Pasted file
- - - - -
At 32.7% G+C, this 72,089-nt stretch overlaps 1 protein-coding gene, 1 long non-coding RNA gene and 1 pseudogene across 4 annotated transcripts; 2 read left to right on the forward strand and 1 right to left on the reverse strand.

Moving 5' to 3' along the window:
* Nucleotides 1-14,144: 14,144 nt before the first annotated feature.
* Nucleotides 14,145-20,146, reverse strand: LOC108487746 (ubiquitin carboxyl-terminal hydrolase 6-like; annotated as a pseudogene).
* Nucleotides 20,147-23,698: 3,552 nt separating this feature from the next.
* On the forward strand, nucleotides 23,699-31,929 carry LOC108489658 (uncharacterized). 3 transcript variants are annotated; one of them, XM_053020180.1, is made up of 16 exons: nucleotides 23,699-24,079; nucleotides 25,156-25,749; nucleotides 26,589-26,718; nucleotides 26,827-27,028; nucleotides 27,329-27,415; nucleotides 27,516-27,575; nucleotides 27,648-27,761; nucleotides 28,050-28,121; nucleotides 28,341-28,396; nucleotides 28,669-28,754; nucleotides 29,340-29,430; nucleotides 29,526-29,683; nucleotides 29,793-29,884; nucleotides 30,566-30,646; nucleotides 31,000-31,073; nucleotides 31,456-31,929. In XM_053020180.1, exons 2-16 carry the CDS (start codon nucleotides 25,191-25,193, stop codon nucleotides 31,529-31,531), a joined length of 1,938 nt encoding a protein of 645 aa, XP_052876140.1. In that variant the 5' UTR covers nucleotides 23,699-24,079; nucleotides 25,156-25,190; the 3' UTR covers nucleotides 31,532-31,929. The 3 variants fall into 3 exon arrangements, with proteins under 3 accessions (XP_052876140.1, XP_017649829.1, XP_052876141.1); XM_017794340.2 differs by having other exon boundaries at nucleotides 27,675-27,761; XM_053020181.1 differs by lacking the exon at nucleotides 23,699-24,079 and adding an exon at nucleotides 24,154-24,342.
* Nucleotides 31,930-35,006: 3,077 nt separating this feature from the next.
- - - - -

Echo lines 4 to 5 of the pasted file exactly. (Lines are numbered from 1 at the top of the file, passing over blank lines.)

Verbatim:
* Nucleotides 14,145-20,146, reverse strand: LOC108487746 (ubiquitin carboxyl-terminal hydrolase 6-like; annotated as a pseudogene).
* Nucleotides 20,147-23,698: 3,552 nt separating this feature from the next.